• Between the end of November 2020 and May 2021 deaths were sustained above expectation but were primarily within expected range. 
  • Between June and November 2021 deaths due to chronic lower respiratory conditions were generally lower than expected for a sustained period but still within the range of expectation. 
  • The lower than expected number of deaths due to chronic lower respiratory conditions was statistically significant for the majority of the winter months in 2020. 
  • Significant excess mortality was recorded in the winter months of 2017. 
  1. Dates for key events are indicative only and may differ to other sources. 
  2. Data is provisional and will change as additional death registrations are received.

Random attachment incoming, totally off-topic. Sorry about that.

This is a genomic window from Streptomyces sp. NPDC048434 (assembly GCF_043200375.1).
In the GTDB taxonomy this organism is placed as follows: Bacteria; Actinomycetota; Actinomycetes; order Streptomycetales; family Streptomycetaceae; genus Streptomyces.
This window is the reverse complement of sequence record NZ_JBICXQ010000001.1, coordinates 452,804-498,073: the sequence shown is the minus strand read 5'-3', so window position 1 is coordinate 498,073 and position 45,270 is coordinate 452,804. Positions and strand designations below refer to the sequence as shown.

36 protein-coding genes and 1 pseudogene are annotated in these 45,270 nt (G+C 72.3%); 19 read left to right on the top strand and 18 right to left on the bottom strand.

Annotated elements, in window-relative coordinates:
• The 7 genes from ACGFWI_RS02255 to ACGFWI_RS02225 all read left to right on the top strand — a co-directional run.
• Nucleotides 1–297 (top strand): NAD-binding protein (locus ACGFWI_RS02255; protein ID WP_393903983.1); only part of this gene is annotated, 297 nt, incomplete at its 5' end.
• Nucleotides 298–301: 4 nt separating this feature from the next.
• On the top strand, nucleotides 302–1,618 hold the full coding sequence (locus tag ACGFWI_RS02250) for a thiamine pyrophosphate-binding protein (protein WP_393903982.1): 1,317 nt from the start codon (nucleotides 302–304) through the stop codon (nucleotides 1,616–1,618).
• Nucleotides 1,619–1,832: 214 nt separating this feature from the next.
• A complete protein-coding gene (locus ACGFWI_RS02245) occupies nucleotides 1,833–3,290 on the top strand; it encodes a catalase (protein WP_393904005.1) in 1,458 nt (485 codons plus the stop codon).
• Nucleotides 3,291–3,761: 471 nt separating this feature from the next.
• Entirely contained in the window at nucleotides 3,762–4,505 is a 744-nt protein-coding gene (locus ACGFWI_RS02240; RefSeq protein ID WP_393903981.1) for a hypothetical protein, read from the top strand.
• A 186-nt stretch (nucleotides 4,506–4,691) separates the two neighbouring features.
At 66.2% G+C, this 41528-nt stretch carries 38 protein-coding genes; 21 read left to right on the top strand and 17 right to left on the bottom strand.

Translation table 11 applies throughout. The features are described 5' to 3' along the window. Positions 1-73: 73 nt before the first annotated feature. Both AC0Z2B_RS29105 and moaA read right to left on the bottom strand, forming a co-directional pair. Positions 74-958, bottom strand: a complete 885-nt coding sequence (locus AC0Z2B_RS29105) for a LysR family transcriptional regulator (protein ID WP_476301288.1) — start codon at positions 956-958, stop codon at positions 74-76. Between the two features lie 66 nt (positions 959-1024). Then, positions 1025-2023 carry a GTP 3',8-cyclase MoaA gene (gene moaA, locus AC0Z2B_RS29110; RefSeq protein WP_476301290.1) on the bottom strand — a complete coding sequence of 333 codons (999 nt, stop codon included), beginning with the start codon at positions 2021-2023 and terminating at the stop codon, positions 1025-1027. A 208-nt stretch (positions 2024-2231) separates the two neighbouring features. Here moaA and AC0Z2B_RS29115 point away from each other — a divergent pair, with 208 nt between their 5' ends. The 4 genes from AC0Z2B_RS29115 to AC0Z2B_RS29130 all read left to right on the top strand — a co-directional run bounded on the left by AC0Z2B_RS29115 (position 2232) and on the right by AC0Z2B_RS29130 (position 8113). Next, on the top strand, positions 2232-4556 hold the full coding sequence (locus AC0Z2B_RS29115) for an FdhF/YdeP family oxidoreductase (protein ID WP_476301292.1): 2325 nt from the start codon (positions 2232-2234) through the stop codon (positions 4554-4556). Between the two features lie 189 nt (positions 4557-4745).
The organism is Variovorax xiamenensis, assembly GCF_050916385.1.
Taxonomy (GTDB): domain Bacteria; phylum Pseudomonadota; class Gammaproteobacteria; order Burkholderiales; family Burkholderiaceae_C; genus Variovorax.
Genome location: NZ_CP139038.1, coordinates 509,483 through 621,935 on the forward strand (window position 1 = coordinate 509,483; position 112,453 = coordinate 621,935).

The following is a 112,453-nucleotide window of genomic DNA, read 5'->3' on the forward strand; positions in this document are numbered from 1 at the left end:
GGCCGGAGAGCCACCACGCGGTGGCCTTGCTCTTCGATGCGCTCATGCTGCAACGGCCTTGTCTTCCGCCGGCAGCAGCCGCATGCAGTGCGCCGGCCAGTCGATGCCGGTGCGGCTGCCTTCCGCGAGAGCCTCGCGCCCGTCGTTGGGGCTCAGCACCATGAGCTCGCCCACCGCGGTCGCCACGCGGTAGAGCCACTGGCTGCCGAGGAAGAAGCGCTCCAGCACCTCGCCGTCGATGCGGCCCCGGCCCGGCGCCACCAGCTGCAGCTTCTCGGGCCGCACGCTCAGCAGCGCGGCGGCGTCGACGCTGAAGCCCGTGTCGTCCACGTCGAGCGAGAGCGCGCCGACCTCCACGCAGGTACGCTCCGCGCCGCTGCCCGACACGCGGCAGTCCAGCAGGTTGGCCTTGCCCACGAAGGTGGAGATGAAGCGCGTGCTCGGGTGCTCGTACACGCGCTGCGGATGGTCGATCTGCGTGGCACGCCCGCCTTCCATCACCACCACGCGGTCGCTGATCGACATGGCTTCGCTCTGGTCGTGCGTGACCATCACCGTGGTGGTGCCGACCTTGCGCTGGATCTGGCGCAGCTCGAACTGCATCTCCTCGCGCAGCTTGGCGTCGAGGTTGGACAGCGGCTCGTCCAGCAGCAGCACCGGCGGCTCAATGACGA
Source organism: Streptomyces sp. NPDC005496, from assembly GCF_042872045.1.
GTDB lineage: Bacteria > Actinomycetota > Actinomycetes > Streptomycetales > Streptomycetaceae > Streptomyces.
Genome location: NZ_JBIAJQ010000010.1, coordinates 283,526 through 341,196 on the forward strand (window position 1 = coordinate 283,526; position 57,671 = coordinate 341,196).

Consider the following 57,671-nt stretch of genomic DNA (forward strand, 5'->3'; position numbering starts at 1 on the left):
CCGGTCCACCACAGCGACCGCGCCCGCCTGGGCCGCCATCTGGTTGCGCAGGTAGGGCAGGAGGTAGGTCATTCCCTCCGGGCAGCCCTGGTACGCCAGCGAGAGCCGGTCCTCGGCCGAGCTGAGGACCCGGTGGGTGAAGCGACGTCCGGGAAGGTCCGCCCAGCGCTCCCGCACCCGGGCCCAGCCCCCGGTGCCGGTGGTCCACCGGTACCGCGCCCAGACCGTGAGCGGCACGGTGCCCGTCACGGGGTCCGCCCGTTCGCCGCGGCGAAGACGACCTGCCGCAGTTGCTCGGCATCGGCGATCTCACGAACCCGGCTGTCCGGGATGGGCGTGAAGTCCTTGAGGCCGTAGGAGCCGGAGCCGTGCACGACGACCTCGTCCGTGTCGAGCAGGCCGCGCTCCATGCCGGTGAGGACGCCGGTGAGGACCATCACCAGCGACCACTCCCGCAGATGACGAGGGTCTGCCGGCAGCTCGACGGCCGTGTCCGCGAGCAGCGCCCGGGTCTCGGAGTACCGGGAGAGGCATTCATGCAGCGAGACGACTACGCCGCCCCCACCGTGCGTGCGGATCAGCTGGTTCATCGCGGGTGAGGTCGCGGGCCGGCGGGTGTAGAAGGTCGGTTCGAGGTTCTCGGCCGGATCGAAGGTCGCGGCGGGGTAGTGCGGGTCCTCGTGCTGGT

3. 2016 is the starting point for the regression when modelling the projected number of deaths. 
  4. Data includes all doctor certified deaths occurring by the end of December 2021 and registered and received by the ABS until 28 February 2022. 
  5. See the methodology section at the end of this article for more information.
  1. Dates for key events are indicative only and may differ to other sources. 
  2. Data is provisional and will change as additional death registrations are received.
  3. 2016 is the starting point for the regression when modelling the projected number of deaths. 
  4. Data includes all doctor certified deaths occurring by the end of December 2021 and registered and received by the ABS until 28 February 2022. 
  5. See the methodology section at the end of this article for more information.